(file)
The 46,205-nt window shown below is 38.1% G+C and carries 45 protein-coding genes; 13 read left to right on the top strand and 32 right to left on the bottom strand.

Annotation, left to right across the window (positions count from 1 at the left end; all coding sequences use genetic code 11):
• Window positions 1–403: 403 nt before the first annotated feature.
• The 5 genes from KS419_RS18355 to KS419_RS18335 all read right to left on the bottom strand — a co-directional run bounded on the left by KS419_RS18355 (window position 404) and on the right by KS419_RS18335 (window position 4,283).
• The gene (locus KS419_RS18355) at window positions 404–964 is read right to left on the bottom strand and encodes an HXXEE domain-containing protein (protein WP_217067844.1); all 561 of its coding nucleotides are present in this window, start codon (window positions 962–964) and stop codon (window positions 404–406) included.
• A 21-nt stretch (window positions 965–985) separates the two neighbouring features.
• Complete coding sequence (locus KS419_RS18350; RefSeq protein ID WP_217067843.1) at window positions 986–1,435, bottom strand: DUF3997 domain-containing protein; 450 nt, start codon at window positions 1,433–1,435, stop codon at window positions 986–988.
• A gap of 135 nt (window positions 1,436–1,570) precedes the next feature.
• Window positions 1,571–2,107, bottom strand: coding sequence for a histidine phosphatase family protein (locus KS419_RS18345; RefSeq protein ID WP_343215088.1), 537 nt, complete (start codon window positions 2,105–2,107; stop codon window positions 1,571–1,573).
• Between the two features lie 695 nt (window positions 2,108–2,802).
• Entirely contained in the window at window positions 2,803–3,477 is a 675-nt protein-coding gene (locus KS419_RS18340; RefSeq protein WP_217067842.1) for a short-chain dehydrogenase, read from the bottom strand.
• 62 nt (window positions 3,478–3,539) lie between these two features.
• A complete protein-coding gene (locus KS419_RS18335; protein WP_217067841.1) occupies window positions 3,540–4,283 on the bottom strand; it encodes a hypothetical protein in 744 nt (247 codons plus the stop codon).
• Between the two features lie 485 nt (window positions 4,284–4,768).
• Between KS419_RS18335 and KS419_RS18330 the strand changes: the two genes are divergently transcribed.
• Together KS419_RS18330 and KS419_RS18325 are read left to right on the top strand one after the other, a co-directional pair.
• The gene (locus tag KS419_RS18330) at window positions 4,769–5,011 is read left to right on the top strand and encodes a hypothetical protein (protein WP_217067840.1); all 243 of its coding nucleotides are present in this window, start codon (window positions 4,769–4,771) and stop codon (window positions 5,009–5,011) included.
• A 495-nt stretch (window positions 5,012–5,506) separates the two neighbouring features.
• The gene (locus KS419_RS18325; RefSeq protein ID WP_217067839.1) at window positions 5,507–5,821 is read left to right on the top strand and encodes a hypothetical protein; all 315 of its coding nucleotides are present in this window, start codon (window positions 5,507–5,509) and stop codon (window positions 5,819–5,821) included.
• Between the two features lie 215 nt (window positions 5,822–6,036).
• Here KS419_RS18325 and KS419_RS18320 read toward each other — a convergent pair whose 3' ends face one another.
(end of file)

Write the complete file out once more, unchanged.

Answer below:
The 46,205-nt window shown below is 38.1% G+C and carries 45 protein-coding genes; 13 read left to right on the top strand and 32 right to left on the bottom strand.

Annotation, left to right across the window (positions count from 1 at the left end; all coding sequences use genetic code 11):
• Window positions 1–403: 403 nt before the first annotated feature.
• The 5 genes from KS419_RS18355 to KS419_RS18335 all read right to left on the bottom strand — a co-directional run bounded on the left by KS419_RS18355 (window position 404) and on the right by KS419_RS18335 (window position 4,283).
• The gene (locus KS419_RS18355) at window positions 404–964 is read right to left on the bottom strand and encodes an HXXEE domain-containing protein (protein WP_217067844.1); all 561 of its coding nucleotides are present in this window, start codon (window positions 962–964) and stop codon (window positions 404–406) included.
• A 21-nt stretch (window positions 965–985) separates the two neighbouring features.
• Complete coding sequence (locus KS419_RS18350; RefSeq protein ID WP_217067843.1) at window positions 986–1,435, bottom strand: DUF3997 domain-containing protein; 450 nt, start codon at window positions 1,433–1,435, stop codon at window positions 986–988.
• A gap of 135 nt (window positions 1,436–1,570) precedes the next feature.
• Window positions 1,571–2,107, bottom strand: coding sequence for a histidine phosphatase family protein (locus KS419_RS18345; RefSeq protein ID WP_343215088.1), 537 nt, complete (start codon window positions 2,105–2,107; stop codon window positions 1,571–1,573).
• Between the two features lie 695 nt (window positions 2,108–2,802).
• Entirely contained in the window at window positions 2,803–3,477 is a 675-nt protein-coding gene (locus KS419_RS18340; RefSeq protein WP_217067842.1) for a short-chain dehydrogenase, read from the bottom strand.
• 62 nt (window positions 3,478–3,539) lie between these two features.
• A complete protein-coding gene (locus KS419_RS18335; protein WP_217067841.1) occupies window positions 3,540–4,283 on the bottom strand; it encodes a hypothetical protein in 744 nt (247 codons plus the stop codon).
• Between the two features lie 485 nt (window positions 4,284–4,768).
• Between KS419_RS18335 and KS419_RS18330 the strand changes: the two genes are divergently transcribed.
• Together KS419_RS18330 and KS419_RS18325 are read left to right on the top strand one after the other, a co-directional pair.
• The gene (locus tag KS419_RS18330) at window positions 4,769–5,011 is read left to right on the top strand and encodes a hypothetical protein (protein WP_217067840.1); all 243 of its coding nucleotides are present in this window, start codon (window positions 4,769–4,771) and stop codon (window positions 5,009–5,011) included.
• A 495-nt stretch (window positions 5,012–5,506) separates the two neighbouring features.
• The gene (locus KS419_RS18325; RefSeq protein ID WP_217067839.1) at window positions 5,507–5,821 is read left to right on the top strand and encodes a hypothetical protein; all 315 of its coding nucleotides are present in this window, start codon (window positions 5,507–5,509) and stop codon (window positions 5,819–5,821) included.
• Between the two features lie 215 nt (window positions 5,822–6,036).
• Here KS419_RS18325 and KS419_RS18320 read toward each other — a convergent pair whose 3' ends face one another.